Memorial Sloan-Kettering medical oncologist Dean Bajorin explains that bladder cancer treatment is based on the grade of the tumor (which is based on how the cells look under the microscope and the risk that the tumor will spread), its location, and the extent of the disease.
A low-grade, superficial tumor has a low risk of spreading and can be removed through a procedure called transurethral resection. Patients with this type of tumor are monitored every few months with cystoscopy. To reduce the risk of recurrence, the bladder may be treated with chemotherapy or with a medication called BCG, which stimulates the immune system. This treatment, which was developed at Memorial Sloan-Kettering, is infused into the bladder once a week for six weeks.
A combination of therapies is used to treat high-grade bladder tumors that have the potential to spread, especially those that have already invaded the muscle wall. Radiation oncologist Marisa Kollmeier says that some patients are candidates for a bladder-preserving treatment in which low-dose chemotherapy is used to enhance the effects of radiation therapy. Memorial Sloan-Kettering’s radiation oncology team uses the latest techniques to ensure the safety and effectiveness of radiation therapy for patients. Patients with extensive disease may require systemic chemotherapy followed by surgery to remove the bladder and reconstruct the urinary tract.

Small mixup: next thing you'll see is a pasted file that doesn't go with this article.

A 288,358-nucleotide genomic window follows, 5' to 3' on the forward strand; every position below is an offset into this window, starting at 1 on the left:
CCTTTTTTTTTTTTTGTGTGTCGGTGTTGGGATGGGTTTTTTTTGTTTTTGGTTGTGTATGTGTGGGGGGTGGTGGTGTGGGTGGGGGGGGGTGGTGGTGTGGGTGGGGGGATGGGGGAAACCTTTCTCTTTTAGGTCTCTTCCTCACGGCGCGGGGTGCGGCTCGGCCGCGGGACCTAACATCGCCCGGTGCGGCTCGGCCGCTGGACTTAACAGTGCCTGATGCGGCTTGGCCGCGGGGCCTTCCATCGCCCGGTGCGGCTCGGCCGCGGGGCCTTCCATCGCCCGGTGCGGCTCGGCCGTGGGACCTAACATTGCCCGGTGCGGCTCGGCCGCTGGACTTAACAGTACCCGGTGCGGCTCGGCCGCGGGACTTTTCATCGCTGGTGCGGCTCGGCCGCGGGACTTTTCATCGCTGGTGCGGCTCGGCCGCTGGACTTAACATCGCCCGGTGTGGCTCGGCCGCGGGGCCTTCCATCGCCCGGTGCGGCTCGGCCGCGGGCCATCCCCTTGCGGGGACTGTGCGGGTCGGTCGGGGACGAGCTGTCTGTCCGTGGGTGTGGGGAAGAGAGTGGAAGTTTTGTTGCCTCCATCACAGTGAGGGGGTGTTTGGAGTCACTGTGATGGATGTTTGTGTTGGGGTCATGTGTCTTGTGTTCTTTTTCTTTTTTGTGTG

Radical cystectomy may offer better outcomes for people with invasive tumors throughout the bladder. In addition to removing the bladder, this procedure involves removal of other genitourinary organs, as well as pelvic lymph nodes, followed by reconstruction of the urinary tract. Patient outcomes and survival are better when all of the lymph nodes are removed, and when patients receive care from a multidisciplinary team with experience in treating bladder cancer. In some cases, the surgeon can remove part of the bladder and monitor patients regularly with cystoscopy.